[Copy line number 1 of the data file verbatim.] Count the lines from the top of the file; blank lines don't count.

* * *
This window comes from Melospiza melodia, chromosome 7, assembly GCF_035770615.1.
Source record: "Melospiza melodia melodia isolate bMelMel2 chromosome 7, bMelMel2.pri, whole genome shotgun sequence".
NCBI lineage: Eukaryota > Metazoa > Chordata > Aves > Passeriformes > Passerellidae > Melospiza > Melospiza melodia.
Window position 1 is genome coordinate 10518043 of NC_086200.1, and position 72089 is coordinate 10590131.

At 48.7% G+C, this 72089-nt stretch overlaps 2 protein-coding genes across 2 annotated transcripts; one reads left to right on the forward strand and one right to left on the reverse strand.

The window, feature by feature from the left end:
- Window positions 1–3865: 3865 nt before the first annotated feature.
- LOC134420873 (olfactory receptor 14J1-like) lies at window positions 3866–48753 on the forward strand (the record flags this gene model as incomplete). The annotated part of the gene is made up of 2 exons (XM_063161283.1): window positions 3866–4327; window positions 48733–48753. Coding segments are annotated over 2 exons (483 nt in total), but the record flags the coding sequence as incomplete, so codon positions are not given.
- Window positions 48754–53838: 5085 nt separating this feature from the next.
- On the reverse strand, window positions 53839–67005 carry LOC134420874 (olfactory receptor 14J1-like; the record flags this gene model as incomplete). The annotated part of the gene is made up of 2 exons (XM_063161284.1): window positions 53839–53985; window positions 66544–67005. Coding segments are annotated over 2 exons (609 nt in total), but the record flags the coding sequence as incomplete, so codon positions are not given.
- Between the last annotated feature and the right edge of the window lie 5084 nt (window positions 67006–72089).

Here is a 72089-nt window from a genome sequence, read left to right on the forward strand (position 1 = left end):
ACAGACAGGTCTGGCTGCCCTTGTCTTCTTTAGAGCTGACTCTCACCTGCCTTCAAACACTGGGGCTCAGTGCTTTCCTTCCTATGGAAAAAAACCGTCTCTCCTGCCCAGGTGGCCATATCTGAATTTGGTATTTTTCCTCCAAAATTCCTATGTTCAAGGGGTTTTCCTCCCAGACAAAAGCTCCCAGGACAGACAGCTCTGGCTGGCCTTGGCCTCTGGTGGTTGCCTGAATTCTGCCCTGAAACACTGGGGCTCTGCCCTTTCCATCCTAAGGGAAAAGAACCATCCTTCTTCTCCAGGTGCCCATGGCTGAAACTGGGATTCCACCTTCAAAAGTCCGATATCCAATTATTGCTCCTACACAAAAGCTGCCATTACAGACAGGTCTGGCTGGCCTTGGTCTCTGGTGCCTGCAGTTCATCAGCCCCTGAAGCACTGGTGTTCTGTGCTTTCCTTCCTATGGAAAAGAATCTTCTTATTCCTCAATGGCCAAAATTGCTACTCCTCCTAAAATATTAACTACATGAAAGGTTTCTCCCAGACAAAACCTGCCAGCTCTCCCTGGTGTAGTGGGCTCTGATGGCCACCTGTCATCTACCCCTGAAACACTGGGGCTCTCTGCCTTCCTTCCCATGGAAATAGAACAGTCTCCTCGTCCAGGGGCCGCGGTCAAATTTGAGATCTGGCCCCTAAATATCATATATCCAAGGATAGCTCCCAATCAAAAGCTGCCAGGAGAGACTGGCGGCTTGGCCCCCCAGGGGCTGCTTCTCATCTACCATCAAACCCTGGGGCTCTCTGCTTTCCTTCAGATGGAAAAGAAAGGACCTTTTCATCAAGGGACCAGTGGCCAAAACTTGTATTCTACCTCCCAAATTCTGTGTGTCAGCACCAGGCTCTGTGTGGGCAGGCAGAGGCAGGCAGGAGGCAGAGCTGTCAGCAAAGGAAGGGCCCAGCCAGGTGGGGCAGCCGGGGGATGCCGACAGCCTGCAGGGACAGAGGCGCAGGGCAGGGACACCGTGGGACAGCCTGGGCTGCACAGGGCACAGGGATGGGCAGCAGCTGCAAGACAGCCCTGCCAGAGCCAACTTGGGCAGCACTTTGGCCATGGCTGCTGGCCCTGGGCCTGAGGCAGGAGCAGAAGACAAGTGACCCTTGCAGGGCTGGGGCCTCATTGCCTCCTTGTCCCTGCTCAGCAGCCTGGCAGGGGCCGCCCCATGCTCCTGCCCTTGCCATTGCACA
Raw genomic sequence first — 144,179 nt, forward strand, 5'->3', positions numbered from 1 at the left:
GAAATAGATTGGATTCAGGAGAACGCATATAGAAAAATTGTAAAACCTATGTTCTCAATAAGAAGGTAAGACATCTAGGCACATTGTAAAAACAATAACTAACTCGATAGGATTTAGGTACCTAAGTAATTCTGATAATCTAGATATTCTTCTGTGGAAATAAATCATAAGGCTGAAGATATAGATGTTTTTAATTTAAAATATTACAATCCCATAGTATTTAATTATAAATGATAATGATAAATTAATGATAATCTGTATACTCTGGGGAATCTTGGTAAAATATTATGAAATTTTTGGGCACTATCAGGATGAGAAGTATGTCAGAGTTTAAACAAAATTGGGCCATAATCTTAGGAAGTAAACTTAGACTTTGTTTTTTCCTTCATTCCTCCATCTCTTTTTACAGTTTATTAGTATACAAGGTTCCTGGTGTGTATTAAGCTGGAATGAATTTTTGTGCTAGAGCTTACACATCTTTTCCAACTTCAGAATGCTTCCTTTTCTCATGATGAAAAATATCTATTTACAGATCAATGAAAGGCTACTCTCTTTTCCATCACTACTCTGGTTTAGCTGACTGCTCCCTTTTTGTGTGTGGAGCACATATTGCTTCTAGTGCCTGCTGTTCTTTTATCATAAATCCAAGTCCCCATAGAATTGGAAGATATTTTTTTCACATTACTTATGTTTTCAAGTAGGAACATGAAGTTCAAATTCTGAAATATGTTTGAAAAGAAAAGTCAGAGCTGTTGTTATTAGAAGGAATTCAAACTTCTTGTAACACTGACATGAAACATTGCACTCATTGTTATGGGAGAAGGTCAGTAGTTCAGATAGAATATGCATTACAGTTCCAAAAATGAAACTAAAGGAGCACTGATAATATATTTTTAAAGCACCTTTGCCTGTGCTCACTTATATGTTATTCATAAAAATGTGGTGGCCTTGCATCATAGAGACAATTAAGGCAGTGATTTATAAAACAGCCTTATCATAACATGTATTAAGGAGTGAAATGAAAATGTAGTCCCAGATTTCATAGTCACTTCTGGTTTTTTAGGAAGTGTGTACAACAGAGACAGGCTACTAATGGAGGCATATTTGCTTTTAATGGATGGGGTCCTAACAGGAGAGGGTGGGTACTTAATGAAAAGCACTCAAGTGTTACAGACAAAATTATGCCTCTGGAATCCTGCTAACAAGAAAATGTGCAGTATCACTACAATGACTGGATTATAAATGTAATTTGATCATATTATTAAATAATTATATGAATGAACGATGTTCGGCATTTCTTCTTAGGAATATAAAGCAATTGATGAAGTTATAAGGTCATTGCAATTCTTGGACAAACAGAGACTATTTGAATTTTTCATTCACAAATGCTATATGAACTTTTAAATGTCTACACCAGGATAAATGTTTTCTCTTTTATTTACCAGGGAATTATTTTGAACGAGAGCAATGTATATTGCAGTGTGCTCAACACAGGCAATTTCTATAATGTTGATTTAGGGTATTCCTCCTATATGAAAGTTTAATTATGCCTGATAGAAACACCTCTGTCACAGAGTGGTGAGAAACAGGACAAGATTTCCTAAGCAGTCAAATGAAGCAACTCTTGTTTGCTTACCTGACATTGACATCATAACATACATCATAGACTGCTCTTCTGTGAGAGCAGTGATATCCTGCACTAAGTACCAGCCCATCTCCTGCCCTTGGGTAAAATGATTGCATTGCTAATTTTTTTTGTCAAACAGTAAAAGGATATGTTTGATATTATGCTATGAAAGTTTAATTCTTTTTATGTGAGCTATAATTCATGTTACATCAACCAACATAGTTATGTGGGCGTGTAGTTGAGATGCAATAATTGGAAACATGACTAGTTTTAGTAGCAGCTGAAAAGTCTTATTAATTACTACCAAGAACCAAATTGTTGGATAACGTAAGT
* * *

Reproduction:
This window comes from Melospiza melodia, chromosome 7, assembly GCF_035770615.1.